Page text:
One of the actions NHS trusts can take to improve retention and reduce staff turnover is to ensure that they are doing everything they can to keep their workers safe from workplace violence.

How can NHS trusts keep their staff safe?

Be proactive

Don’t wait for a violent incident to occur before taking workplace violence prevention seriously. Ensure you have robust policies and procedures in place to safeguard against unexpected violence. Download our guide on how to go from reactive to proactive in 5 steps to learn more about the steps you can take to reduce workplace violence:

  1. Identify hazards
  2. Review existing policy
  3. Investigate technology
  4. Educate your team
  5. Practise, train and review 

Draw up a workplace violence prevention plan

Common in the US, workplace violence prevention plans (WVPPs) encompass everything an organisation is doing to prevent staff abuse. The NHS has its own procedures to ensure that everything usually included in a WVPP is carried out, but it can be useful for staff to have access to a WVPP to see all policies and procedures in one place.

Workplace violence prevention plans typically include:

  • Risk assessments
  • Policies
  • Training and awareness programmes
  • Incident reporting and investigation procedures
  • Support available for affected employees
  • Workplace design and security measures
  • Review dates

Download our checklist to help you create your own workplace violence prevention plan.

Implement safeguarding tools 

Using technology to improve workplace safety is a key way to show your commitment to preventing workplace violence. Panic buttons are widely regarded as a way to not only minimise the number of violent incidents but also reduce their severity.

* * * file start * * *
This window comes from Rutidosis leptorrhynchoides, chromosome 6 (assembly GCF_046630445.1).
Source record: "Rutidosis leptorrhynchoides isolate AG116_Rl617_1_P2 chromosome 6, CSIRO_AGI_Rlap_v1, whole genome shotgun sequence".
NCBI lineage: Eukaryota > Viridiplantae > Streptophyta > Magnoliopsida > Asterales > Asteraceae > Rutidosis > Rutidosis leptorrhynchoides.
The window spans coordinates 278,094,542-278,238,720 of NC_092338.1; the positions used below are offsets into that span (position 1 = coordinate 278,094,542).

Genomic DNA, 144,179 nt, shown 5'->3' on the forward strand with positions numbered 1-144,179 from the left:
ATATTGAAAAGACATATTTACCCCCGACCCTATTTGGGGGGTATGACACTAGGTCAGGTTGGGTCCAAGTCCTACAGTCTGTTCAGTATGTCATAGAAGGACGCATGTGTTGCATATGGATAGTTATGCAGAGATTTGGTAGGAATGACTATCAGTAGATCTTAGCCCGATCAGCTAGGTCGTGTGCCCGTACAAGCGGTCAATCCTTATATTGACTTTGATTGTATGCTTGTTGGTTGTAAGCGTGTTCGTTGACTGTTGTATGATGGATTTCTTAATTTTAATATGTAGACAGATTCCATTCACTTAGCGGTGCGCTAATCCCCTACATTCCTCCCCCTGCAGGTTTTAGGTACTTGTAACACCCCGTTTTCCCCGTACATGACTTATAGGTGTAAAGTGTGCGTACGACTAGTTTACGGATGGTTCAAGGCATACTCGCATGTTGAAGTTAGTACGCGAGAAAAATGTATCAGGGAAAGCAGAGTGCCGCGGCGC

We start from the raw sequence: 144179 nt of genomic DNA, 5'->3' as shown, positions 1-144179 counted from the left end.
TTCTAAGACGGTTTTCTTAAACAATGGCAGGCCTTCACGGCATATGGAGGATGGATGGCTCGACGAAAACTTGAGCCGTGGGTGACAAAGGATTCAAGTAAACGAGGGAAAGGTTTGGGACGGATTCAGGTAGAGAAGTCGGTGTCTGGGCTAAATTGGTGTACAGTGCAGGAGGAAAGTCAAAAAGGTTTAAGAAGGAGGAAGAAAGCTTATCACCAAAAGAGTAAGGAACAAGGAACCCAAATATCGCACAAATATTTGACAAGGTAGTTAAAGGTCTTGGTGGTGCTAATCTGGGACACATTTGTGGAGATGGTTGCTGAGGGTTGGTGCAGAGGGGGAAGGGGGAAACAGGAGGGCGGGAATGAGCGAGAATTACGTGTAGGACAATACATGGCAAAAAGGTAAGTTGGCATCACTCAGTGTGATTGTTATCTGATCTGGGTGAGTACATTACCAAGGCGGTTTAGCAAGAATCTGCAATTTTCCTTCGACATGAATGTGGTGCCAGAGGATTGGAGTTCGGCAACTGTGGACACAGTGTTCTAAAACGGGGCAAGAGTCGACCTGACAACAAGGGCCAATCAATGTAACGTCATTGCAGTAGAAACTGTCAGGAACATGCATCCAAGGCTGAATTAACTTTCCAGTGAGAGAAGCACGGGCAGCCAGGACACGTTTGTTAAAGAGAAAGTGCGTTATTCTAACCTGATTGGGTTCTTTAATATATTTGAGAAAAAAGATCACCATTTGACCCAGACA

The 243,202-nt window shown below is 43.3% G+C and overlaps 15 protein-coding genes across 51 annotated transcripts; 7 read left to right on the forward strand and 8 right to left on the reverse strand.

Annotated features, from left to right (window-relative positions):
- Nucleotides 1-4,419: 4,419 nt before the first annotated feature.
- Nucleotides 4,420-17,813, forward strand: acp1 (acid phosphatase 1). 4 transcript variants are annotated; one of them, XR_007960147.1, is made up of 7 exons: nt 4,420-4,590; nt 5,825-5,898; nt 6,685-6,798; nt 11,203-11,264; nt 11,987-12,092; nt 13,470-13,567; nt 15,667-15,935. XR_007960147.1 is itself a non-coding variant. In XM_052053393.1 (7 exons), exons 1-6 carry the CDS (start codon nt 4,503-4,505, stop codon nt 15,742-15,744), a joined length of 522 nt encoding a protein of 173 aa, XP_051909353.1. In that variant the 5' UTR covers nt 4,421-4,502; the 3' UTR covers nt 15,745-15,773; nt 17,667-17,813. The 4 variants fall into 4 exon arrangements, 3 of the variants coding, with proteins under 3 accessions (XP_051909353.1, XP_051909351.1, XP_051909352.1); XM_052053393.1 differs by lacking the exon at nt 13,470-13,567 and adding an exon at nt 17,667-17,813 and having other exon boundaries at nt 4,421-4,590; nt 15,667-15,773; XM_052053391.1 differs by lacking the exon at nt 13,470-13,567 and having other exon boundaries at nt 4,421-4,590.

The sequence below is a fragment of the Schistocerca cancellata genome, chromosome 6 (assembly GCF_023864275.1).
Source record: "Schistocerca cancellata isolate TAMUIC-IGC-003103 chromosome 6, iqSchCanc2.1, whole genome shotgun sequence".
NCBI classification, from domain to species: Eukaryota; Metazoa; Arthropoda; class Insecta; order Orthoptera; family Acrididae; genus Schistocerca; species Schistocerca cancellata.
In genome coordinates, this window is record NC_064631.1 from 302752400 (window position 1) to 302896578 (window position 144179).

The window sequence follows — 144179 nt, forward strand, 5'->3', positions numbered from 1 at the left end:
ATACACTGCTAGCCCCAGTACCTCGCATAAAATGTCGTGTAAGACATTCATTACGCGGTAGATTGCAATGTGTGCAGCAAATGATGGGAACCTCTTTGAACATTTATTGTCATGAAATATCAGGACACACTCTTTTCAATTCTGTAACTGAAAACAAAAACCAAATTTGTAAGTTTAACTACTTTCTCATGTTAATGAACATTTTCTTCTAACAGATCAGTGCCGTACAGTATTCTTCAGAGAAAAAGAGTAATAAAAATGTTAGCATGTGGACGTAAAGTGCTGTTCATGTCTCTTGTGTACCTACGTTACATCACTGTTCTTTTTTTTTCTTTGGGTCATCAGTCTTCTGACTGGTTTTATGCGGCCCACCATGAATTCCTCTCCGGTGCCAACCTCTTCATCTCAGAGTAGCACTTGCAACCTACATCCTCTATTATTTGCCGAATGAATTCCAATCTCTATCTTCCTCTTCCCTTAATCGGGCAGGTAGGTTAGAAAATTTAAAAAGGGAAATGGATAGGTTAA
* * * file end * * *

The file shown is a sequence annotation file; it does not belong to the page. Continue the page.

With Little Green Button, you can use a mixture of desktop software, physical panic buttons and mobile devices to give staff the ability to call for help wherever they are.

A discreet click, press or tap of the button alerts everyone on the network that a staff member needs assistance at their location. If staff members can raise the alert before a situation escalates, a quick reaction from security teams or colleagues could result in a situation ending in a far less serious manner without any staff being assaulted.

Implementing software like Little Green Button shows that an NHS trust is taking responsibility for preventing workplace violence. The presence of Little Green Button on a desktop screen, or a Big Green Button plugged into a computer is a reminder to staff that help is just a few moments away should they need it.

The true cost of these assault claims is much higher as we consider the impact on staff’s mental health and wellbeing. Steps need to be taken to allow NHS staff to come to work without fear to protect their mental health.

In an already overstretched health service, the last thing trusts need to be spending money on is assault damages or replacing staff who leave because of such incidents.

Alex Jay

CEO, Little Green Button